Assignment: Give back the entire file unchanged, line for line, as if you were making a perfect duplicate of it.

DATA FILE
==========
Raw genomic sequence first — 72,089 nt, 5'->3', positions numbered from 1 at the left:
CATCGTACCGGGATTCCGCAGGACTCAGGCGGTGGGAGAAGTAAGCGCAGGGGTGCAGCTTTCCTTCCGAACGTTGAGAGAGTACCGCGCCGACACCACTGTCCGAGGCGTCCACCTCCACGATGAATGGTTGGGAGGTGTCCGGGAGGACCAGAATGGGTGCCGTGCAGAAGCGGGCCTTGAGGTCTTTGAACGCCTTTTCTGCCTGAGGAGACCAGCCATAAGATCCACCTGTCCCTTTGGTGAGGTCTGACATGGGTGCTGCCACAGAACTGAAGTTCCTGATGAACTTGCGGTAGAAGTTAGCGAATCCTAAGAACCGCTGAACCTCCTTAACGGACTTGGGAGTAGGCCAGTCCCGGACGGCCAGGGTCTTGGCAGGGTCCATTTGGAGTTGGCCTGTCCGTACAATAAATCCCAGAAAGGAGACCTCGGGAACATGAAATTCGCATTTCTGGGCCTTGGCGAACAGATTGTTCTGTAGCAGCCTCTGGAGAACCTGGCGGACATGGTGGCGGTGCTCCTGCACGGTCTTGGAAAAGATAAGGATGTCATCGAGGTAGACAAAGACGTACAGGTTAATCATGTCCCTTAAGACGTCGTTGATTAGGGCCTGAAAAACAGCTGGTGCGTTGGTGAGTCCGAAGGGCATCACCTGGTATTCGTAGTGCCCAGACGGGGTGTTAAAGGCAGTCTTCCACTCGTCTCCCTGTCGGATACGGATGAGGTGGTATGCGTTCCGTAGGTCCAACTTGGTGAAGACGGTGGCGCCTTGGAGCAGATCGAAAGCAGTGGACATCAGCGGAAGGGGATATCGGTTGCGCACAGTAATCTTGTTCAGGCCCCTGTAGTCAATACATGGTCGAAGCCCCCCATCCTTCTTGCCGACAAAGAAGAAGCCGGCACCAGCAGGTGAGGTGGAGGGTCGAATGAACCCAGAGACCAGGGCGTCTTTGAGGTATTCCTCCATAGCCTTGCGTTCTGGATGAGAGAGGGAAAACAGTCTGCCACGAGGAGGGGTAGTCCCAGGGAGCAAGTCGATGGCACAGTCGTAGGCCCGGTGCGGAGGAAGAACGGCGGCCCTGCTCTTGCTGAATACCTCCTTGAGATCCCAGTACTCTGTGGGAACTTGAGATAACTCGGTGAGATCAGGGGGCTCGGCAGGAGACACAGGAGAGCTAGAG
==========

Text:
Raw genomic sequence first — 72,089 nt, 5'->3', positions numbered from 1 at the left:
CATCGTACCGGGATTCCGCAGGACTCAGGCGGTGGGAGAAGTAAGCGCAGGGGTGCAGCTTTCCTTCCGAACGTTGAGAGAGTACCGCGCCGACACCACTGTCCGAGGCGTCCACCTCCACGATGAATGGTTGGGAGGTGTCCGGGAGGACCAGAATGGGTGCCGTGCAGAAGCGGGCCTTGAGGTCTTTGAACGCCTTTTCTGCCTGAGGAGACCAGCCATAAGATCCACCTGTCCCTTTGGTGAGGTCTGACATGGGTGCTGCCACAGAACTGAAGTTCCTGATGAACTTGCGGTAGAAGTTAGCGAATCCTAAGAACCGCTGAACCTCCTTAACGGACTTGGGAGTAGGCCAGTCCCGGACGGCCAGGGTCTTGGCAGGGTCCATTTGGAGTTGGCCTGTCCGTACAATAAATCCCAGAAAGGAGACCTCGGGAACATGAAATTCGCATTTCTGGGCCTTGGCGAACAGATTGTTCTGTAGCAGCCTCTGGAGAACCTGGCGGACATGGTGGCGGTGCTCCTGCACGGTCTTGGAAAAGATAAGGATGTCATCGAGGTAGACAAAGACGTACAGGTTAATCATGTCCCTTAAGACGTCGTTGATTAGGGCCTGAAAAACAGCTGGTGCGTTGGTGAGTCCGAAGGGCATCACCTGGTATTCGTAGTGCCCAGACGGGGTGTTAAAGGCAGTCTTCCACTCGTCTCCCTGTCGGATACGGATGAGGTGGTATGCGTTCCGTAGGTCCAACTTGGTGAAGACGGTGGCGCCTTGGAGCAGATCGAAAGCAGTGGACATCAGCGGAAGGGGATATCGGTTGCGCACAGTAATCTTGTTCAGGCCCCTGTAGTCAATACATGGTCGAAGCCCCCCATCCTTCTTGCCGACAAAGAAGAAGCCGGCACCAGCAGGTGAGGTGGAGGGTCGAATGAACCCAGAGACCAGGGCGTCTTTGAGGTATTCCTCCATAGCCTTGCGTTCTGGATGAGAGAGGGAAAACAGTCTGCCACGAGGAGGGGTAGTCCCAGGGAGCAAGTCGATGGCACAGTCGTAGGCCCGGTGCGGAGGAAGAACGGCGGCCCTGCTCTTGCTGAATACCTCCTTGAGATCCCAGTACTCTGTGGGAACTTGAGATAACTCGGTGAGATCAGGGGGCTCGGCAGGAGACACAGGAGAGCTAGAG